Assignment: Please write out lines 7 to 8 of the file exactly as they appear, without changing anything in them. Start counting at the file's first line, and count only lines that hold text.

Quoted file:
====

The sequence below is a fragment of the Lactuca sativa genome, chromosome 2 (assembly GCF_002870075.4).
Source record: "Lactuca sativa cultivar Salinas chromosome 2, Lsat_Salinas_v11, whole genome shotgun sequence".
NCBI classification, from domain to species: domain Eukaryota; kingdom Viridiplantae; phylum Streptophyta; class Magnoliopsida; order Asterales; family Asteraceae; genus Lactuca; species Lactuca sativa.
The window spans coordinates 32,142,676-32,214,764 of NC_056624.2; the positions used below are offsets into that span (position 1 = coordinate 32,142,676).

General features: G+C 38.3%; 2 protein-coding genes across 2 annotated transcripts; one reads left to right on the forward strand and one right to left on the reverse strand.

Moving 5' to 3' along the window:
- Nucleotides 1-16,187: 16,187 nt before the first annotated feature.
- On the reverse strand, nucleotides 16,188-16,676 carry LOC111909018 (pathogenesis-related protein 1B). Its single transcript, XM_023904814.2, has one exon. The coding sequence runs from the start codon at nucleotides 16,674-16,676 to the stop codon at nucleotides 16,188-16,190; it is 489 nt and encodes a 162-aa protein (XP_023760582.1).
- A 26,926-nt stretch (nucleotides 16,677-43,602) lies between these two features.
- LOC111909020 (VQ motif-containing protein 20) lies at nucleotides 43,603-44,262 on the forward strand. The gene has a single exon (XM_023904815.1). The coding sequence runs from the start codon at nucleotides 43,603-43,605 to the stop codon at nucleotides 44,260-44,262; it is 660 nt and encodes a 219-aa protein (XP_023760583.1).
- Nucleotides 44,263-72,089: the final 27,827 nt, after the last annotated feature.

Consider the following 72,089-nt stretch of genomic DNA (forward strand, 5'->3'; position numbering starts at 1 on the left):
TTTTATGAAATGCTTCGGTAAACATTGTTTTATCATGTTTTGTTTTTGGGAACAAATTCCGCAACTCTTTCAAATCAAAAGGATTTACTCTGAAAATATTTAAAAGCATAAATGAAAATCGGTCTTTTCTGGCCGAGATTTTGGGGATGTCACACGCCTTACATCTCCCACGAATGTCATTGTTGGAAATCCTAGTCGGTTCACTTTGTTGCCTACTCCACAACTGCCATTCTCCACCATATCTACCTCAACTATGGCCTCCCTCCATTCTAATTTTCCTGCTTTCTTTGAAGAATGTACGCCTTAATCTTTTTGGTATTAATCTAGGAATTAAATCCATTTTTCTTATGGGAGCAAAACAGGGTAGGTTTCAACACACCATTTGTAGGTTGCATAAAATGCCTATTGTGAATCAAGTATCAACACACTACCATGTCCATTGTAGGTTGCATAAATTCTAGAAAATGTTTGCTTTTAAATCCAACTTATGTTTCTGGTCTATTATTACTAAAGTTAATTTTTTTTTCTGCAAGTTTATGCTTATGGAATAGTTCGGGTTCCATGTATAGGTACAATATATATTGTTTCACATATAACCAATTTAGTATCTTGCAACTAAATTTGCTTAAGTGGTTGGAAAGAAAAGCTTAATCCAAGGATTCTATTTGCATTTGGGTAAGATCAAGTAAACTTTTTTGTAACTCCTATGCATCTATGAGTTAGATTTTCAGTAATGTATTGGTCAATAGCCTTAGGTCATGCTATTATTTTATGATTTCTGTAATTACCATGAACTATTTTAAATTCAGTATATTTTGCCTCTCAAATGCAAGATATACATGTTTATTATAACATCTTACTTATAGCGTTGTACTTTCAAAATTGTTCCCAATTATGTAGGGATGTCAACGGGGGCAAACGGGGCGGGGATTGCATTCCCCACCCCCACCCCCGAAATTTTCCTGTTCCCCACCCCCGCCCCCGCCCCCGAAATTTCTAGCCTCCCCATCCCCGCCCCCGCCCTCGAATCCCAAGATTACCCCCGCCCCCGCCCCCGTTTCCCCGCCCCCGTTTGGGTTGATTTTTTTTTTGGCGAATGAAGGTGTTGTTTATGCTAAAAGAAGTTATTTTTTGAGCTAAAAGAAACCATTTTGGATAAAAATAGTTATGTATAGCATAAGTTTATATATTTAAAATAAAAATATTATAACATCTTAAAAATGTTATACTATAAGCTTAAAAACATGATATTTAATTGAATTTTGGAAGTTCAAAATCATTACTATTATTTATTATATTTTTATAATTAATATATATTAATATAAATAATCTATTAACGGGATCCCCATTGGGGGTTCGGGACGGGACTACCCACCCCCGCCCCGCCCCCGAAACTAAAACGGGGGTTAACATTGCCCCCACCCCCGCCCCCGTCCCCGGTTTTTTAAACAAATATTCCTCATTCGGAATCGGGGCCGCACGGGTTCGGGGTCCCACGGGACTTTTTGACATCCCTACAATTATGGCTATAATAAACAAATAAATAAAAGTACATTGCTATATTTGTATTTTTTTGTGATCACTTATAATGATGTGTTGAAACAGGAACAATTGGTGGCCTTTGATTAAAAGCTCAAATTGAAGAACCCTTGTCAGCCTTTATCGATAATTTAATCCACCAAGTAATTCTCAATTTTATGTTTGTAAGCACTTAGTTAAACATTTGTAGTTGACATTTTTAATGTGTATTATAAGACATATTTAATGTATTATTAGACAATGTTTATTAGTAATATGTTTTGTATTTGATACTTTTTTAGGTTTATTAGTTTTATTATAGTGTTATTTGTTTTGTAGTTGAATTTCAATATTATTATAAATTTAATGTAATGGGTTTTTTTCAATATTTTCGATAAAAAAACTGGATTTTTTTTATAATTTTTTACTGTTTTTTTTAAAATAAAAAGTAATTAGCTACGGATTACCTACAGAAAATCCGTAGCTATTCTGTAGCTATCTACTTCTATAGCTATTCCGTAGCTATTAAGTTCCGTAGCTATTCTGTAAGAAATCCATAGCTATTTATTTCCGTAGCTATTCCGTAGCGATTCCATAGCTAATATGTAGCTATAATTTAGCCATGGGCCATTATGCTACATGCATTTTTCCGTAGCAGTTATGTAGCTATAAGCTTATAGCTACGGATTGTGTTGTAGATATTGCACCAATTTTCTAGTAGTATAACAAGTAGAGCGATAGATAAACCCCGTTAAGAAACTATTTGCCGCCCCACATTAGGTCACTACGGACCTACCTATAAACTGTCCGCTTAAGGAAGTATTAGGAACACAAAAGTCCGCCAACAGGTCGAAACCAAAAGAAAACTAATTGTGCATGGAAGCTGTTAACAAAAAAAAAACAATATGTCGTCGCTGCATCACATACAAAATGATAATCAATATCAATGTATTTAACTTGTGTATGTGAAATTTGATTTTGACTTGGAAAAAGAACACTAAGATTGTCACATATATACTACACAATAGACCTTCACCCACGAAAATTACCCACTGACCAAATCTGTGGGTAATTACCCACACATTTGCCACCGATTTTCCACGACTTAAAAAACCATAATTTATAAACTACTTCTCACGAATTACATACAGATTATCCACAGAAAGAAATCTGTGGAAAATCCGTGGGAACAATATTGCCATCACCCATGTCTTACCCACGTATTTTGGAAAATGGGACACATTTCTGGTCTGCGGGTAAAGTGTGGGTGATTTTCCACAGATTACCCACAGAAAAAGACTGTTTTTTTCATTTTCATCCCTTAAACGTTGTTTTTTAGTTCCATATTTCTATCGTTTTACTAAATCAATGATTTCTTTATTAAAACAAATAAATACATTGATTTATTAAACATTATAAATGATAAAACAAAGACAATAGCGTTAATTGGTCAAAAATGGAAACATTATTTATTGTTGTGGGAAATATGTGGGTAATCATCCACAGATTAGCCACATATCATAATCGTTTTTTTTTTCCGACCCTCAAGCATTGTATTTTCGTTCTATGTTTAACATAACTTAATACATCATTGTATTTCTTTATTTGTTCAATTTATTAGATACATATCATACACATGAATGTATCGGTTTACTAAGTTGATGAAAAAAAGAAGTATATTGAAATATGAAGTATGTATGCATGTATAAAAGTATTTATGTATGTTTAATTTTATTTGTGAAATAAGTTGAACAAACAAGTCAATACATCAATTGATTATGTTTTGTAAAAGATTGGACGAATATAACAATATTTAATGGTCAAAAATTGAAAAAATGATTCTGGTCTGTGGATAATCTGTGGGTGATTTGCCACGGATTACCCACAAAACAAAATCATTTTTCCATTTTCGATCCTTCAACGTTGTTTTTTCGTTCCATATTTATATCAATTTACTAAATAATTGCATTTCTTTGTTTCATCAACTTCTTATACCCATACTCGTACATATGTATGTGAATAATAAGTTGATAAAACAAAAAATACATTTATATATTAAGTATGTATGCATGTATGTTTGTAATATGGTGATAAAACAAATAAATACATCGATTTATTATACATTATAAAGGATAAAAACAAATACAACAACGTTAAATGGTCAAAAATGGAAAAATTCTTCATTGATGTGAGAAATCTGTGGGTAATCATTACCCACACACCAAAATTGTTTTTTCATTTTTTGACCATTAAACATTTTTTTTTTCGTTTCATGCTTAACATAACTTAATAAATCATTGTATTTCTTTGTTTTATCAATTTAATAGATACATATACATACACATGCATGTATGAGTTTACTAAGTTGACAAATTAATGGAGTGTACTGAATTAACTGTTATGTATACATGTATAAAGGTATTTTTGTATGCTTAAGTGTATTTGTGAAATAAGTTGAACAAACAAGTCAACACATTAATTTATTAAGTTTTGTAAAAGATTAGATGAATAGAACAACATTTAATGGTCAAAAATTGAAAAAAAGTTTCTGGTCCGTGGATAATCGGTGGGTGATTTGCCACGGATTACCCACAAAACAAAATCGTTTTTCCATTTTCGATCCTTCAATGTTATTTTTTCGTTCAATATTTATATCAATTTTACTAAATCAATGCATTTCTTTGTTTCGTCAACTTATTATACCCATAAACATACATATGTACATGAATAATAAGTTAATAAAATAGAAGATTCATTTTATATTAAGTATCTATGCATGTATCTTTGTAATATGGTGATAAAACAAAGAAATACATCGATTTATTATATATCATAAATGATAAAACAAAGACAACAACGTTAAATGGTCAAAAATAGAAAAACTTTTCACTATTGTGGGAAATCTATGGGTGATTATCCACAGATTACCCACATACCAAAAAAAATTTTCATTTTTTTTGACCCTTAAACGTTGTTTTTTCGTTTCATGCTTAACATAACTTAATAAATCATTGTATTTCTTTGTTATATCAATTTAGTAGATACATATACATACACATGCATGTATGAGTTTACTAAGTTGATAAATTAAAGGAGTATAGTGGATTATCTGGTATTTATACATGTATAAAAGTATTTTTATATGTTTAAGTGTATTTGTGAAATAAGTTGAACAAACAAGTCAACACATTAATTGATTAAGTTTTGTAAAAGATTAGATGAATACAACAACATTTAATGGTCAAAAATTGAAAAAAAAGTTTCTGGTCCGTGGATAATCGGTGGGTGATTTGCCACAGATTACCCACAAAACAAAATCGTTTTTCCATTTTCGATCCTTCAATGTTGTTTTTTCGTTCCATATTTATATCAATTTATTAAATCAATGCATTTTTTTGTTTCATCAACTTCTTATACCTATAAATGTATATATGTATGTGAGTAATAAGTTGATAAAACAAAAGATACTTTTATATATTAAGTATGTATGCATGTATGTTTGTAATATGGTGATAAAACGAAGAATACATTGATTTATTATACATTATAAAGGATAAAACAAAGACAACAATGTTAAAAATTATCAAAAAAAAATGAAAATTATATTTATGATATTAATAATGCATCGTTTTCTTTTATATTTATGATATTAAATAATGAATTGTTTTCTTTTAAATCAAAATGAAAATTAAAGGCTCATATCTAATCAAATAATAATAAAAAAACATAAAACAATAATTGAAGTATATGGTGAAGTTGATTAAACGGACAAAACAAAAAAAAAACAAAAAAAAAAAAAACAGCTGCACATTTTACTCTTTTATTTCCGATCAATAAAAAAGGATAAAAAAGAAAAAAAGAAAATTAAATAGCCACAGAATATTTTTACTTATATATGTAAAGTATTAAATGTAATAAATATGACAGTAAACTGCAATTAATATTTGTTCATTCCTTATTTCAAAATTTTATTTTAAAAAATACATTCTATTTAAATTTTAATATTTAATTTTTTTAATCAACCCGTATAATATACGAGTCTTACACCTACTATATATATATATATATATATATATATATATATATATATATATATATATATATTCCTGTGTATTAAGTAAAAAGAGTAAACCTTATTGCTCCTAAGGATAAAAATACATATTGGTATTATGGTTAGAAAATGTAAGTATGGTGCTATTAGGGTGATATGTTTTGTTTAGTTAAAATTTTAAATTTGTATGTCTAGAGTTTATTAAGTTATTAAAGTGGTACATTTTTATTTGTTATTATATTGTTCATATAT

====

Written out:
- Nucleotides 1-16,187: 16,187 nt before the first annotated feature.
- On the reverse strand, nucleotides 16,188-16,676 carry LOC111909018 (pathogenesis-related protein 1B). Its single transcript, XM_023904814.2, has one exon. The coding sequence runs from the start codon at nucleotides 16,674-16,676 to the stop codon at nucleotides 16,188-16,190; it is 489 nt and encodes a 162-aa protein (XP_023760582.1).